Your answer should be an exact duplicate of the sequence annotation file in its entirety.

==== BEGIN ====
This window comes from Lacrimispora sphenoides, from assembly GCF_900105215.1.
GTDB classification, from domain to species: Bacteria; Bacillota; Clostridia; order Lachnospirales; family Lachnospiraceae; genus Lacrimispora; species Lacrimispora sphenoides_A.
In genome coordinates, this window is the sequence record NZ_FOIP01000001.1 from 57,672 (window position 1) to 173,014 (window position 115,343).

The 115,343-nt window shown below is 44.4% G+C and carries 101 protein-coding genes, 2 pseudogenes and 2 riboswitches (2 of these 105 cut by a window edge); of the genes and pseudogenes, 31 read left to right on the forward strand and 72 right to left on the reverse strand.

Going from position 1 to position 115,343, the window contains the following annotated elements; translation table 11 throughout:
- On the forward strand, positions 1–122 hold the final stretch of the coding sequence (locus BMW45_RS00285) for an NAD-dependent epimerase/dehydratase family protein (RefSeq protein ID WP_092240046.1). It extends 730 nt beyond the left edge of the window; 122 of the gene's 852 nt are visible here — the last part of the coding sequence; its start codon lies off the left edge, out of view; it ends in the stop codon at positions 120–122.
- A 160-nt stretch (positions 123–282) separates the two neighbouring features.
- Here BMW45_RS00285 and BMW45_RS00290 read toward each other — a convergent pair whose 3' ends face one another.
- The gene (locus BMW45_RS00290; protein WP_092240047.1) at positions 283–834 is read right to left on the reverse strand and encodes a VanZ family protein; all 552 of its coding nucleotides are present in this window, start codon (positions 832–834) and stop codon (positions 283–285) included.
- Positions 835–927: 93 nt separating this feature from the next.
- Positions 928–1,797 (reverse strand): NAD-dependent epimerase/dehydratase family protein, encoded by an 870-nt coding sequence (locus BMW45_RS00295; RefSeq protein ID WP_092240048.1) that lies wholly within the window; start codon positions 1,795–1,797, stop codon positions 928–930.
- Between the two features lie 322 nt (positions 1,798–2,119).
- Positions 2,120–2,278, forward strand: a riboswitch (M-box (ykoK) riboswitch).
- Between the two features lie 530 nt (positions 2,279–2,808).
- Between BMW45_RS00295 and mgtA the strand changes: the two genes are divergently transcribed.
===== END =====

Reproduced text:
This window comes from Lacrimispora sphenoides, from assembly GCF_900105215.1.
GTDB classification, from domain to species: Bacteria; Bacillota; Clostridia; order Lachnospirales; family Lachnospiraceae; genus Lacrimispora; species Lacrimispora sphenoides_A.
In genome coordinates, this window is the sequence record NZ_FOIP01000001.1 from 57,672 (window position 1) to 173,014 (window position 115,343).

The 115,343-nt window shown below is 44.4% G+C and carries 101 protein-coding genes, 2 pseudogenes and 2 riboswitches (2 of these 105 cut by a window edge); of the genes and pseudogenes, 31 read left to right on the forward strand and 72 right to left on the reverse strand.

Going from position 1 to position 115,343, the window contains the following annotated elements; translation table 11 throughout:
- On the forward strand, positions 1–122 hold the final stretch of the coding sequence (locus BMW45_RS00285) for an NAD-dependent epimerase/dehydratase family protein (RefSeq protein ID WP_092240046.1). It extends 730 nt beyond the left edge of the window; 122 of the gene's 852 nt are visible here — the last part of the coding sequence; its start codon lies off the left edge, out of view; it ends in the stop codon at positions 120–122.
- A 160-nt stretch (positions 123–282) separates the two neighbouring features.
- Here BMW45_RS00285 and BMW45_RS00290 read toward each other — a convergent pair whose 3' ends face one another.
- The gene (locus BMW45_RS00290; protein WP_092240047.1) at positions 283–834 is read right to left on the reverse strand and encodes a VanZ family protein; all 552 of its coding nucleotides are present in this window, start codon (positions 832–834) and stop codon (positions 283–285) included.
- Positions 835–927: 93 nt separating this feature from the next.
- Positions 928–1,797 (reverse strand): NAD-dependent epimerase/dehydratase family protein, encoded by an 870-nt coding sequence (locus BMW45_RS00295; RefSeq protein ID WP_092240048.1) that lies wholly within the window; start codon positions 1,795–1,797, stop codon positions 928–930.
- Between the two features lie 322 nt (positions 1,798–2,119).
- Positions 2,120–2,278, forward strand: a riboswitch (M-box (ykoK) riboswitch).
- Between the two features lie 530 nt (positions 2,279–2,808).
- Between BMW45_RS00295 and mgtA the strand changes: the two genes are divergently transcribed.